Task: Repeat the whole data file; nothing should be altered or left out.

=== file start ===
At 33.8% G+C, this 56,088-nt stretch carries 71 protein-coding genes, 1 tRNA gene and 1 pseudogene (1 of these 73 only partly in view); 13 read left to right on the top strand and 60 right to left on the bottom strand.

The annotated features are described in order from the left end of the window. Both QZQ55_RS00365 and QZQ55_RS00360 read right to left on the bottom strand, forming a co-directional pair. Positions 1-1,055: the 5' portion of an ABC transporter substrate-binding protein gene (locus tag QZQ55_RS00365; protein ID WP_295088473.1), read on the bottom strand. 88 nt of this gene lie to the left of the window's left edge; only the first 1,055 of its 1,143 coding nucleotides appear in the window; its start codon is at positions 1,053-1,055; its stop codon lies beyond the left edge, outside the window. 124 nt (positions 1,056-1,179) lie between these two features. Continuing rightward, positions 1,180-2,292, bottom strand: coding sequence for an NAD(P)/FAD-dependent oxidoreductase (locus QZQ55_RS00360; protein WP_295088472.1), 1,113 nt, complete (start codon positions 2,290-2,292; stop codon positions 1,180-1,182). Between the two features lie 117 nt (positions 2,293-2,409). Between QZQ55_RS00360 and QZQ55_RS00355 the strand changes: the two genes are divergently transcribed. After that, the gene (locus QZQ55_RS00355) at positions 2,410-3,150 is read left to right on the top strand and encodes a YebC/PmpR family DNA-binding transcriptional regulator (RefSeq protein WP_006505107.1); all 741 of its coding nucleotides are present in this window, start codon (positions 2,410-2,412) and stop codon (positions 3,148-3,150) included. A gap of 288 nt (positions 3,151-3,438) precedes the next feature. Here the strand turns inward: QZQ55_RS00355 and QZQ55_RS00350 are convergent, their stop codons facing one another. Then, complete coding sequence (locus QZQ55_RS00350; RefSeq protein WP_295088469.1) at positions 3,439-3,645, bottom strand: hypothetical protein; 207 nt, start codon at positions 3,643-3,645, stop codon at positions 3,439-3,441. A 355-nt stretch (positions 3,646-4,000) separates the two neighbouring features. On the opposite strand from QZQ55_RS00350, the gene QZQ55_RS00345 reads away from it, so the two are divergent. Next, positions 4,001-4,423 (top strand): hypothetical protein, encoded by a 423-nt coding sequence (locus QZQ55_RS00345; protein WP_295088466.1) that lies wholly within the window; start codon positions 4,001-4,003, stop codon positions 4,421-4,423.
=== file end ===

At 33.8% G+C, this 56,088-nt stretch carries 71 protein-coding genes, 1 tRNA gene and 1 pseudogene (1 of these 73 only partly in view); 13 read left to right on the top strand and 60 right to left on the bottom strand.

The annotated features are described in order from the left end of the window. Both QZQ55_RS00365 and QZQ55_RS00360 read right to left on the bottom strand, forming a co-directional pair. Positions 1-1,055: the 5' portion of an ABC transporter substrate-binding protein gene (locus tag QZQ55_RS00365; protein ID WP_295088473.1), read on the bottom strand. 88 nt of this gene lie to the left of the window's left edge; only the first 1,055 of its 1,143 coding nucleotides appear in the window; its start codon is at positions 1,053-1,055; its stop codon lies beyond the left edge, outside the window. 124 nt (positions 1,056-1,179) lie between these two features. Continuing rightward, positions 1,180-2,292, bottom strand: coding sequence for an NAD(P)/FAD-dependent oxidoreductase (locus QZQ55_RS00360; protein WP_295088472.1), 1,113 nt, complete (start codon positions 2,290-2,292; stop codon positions 1,180-1,182). Between the two features lie 117 nt (positions 2,293-2,409). Between QZQ55_RS00360 and QZQ55_RS00355 the strand changes: the two genes are divergently transcribed. After that, the gene (locus QZQ55_RS00355) at positions 2,410-3,150 is read left to right on the top strand and encodes a YebC/PmpR family DNA-binding transcriptional regulator (RefSeq protein WP_006505107.1); all 741 of its coding nucleotides are present in this window, start codon (positions 2,410-2,412) and stop codon (positions 3,148-3,150) included. A gap of 288 nt (positions 3,151-3,438) precedes the next feature. Here the strand turns inward: QZQ55_RS00355 and QZQ55_RS00350 are convergent, their stop codons facing one another. Then, complete coding sequence (locus QZQ55_RS00350; RefSeq protein WP_295088469.1) at positions 3,439-3,645, bottom strand: hypothetical protein; 207 nt, start codon at positions 3,643-3,645, stop codon at positions 3,439-3,441. A 355-nt stretch (positions 3,646-4,000) separates the two neighbouring features. On the opposite strand from QZQ55_RS00350, the gene QZQ55_RS00345 reads away from it, so the two are divergent. Next, positions 4,001-4,423 (top strand): hypothetical protein, encoded by a 423-nt coding sequence (locus QZQ55_RS00345; protein WP_295088466.1) that lies wholly within the window; start codon positions 4,001-4,003, stop codon positions 4,421-4,423.